Karen Barnaby: Now is the perfect time to make gazpacho

Karen Barnaby offers up three of her favourite gazpacho recipes

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After my first gazpacho experience I avoided it for years.


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A cup was enthusiastically served to me of something that was not quite a purée, and not quite chunky but a somewhere-in-between mixture that felt very awkward in my mouth. I wasn’t sure if I was supposed to chew it or swallow it. The tomatoes in it were not ripe and it was just plain bad.

My interest was resuscitated after watching Pedro Almodovar’s 1988 film Women on the Verge of a Nervous Breakdown. Gazpacho played a supporting and important role in the movie and showed the heroine putting the ingredients in a blender and puréeing them until smooth. She also adds an awful lot of barbiturates to the finished gazpacho, but that’s not part of a food story.

The gazpacho she made — minus the drugs — was tucked away in my memory for the future. I retrieved that memory in Mexico, fuelled by the glorious mountains of fresh produce.


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Using a base of puréed tomatoes, salt and water, I added finely diced cucumbers, onion and chunks of spectacular Mexican avocados. Sometimes I would pour it over chopped lettuce and eat it as a soupy salad with hot tortillas. I loved it and always had a pitcher of it in the fridge.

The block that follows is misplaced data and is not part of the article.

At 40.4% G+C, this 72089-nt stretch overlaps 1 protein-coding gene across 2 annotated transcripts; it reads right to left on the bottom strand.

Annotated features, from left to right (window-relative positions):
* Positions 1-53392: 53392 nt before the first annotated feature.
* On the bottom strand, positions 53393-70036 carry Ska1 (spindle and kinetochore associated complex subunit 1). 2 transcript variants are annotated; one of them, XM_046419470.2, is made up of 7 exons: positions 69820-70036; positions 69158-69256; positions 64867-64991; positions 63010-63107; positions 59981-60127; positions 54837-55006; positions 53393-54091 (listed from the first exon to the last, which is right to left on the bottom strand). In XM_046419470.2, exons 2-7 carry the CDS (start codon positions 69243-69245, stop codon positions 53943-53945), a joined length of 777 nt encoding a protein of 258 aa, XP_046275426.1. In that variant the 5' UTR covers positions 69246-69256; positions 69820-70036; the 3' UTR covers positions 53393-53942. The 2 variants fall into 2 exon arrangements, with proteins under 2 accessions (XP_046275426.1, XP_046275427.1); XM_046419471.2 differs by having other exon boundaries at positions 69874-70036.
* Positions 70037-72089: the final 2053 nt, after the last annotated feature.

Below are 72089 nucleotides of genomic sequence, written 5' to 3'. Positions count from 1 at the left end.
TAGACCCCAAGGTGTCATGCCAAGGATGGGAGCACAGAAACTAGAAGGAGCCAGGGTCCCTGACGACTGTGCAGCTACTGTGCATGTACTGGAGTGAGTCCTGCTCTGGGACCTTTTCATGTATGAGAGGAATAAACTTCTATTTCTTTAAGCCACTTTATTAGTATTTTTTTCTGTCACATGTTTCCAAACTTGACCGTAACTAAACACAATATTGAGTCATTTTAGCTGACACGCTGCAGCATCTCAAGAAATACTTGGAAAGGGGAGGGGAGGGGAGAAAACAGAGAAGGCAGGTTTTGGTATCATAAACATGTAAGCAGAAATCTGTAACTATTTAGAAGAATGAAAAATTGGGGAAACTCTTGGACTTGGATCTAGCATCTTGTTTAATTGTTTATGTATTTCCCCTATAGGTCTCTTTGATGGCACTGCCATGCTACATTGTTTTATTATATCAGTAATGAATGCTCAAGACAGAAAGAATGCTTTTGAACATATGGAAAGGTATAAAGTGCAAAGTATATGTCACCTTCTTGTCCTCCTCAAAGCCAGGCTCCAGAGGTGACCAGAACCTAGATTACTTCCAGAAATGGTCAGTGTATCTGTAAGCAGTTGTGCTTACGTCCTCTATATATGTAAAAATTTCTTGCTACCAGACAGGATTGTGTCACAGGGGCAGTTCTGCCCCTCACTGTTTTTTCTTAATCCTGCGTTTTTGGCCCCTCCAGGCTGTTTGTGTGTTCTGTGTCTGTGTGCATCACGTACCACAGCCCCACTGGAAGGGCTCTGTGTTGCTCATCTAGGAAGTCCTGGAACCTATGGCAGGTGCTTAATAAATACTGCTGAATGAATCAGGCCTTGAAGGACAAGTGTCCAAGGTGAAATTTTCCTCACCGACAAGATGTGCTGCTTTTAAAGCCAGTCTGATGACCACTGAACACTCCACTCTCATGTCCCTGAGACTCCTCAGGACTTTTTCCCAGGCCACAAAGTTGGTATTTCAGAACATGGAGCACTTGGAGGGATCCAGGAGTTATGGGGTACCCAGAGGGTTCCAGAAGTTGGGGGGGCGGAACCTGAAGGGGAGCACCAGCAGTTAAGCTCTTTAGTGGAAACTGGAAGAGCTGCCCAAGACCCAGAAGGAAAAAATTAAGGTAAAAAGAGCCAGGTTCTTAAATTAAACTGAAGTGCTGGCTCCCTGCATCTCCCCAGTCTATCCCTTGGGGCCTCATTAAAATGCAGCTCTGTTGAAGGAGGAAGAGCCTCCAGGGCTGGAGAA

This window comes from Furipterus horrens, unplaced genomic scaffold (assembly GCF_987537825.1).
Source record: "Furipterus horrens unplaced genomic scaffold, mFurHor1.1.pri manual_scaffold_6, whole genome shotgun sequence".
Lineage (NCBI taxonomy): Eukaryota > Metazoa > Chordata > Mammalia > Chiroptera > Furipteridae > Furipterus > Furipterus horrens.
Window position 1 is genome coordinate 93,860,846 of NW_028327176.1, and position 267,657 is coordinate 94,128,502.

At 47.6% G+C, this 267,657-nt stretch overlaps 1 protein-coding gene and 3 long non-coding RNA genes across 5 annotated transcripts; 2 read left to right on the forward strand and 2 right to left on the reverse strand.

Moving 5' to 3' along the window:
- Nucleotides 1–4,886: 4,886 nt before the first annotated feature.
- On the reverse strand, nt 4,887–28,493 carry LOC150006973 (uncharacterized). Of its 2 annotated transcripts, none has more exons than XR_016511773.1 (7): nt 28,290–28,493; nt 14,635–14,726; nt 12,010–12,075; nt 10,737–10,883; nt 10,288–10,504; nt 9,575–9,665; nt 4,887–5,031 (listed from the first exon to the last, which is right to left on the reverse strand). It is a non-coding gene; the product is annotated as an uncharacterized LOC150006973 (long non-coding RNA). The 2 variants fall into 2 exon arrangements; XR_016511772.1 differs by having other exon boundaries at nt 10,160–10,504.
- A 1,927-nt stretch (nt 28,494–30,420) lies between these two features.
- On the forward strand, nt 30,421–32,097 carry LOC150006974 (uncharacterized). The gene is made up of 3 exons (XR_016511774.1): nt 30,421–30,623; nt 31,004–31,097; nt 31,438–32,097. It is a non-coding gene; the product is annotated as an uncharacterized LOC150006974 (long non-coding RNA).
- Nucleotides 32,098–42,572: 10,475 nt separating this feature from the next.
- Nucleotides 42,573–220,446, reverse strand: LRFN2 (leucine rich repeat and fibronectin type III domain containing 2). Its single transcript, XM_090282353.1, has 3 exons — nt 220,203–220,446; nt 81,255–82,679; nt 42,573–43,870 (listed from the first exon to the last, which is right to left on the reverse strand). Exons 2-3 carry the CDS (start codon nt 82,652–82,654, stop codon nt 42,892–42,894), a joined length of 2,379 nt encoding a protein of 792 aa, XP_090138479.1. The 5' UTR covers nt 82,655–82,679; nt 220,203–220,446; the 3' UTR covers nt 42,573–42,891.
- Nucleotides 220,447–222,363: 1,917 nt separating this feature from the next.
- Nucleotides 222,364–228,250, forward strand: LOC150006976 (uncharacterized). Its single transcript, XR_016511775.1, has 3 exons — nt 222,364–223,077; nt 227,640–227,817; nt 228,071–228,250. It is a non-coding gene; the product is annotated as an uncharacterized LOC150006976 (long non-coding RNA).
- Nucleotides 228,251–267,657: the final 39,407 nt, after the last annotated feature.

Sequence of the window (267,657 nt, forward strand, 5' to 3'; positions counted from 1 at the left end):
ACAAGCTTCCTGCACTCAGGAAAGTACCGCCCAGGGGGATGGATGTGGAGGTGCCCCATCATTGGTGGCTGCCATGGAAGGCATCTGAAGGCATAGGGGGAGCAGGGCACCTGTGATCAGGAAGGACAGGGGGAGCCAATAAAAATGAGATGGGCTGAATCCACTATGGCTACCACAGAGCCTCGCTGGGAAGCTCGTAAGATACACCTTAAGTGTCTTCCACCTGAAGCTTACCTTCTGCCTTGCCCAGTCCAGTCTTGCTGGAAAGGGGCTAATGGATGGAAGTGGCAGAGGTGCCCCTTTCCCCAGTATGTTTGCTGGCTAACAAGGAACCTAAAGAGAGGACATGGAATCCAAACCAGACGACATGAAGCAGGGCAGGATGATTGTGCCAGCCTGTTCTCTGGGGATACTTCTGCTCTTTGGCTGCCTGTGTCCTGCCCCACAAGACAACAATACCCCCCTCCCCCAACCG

Gazpacho’s roots lie in a simple dish made with bread, garlic, olive oil and vinegar; items that every household had available. Tomatoes, a new world ingredient, were added later.

If you’ve never made gazpacho, it’s a perfect time to make it with all fresh and local ingredients that are available now.


Classic Gazpacho

2 lbs (1 kg) ripe tomatoes, trimmed and cubed

1/2 lb (250 g) English cucumber peeled, seeded, and chunked, about half cucumber


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1/4 lb (125 g) onion, peeled and chunked, about 1 small

1/3 pound (about 1 medium) green or red bell pepper, cored, seeded, and cut into chunks

2 cloves garlic, peeled and smashed

1 1/2 tsp (7.5 mL) salt

4 tbsp (60 mL) extra-virgin olive oil

3 tbsp (45 mL) vinegar, preferably sherry or red wine

4 oz (120 g) crustless rustic bread cut into 1-inch (2.5 cm) cubes, about 2 cups (500 mL)

Diced cucumber, tomatoes and onion for garnishing if desired

extra-virgin olive oil

Freshly ground black pepper

Combine tomatoes, cucumber, onion, pepper, garlic, and salt in a large bowl and toss well. Let sit at room temperature for 30 minutes. Transfer the mixture with the juices, olive oil, vinegar, and bread to a blender, in batches if necessary, and blend on high until smooth. Pass through a fine meshed sieve into a storage container. Cover and chill for 2 hours and up to 2 days.


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Check the seasoning and adjust with salt and vinegar. Serve in chilled cups or bowls, adding the garnish as desired, drizzling with olive oil and sprinkling with pepper.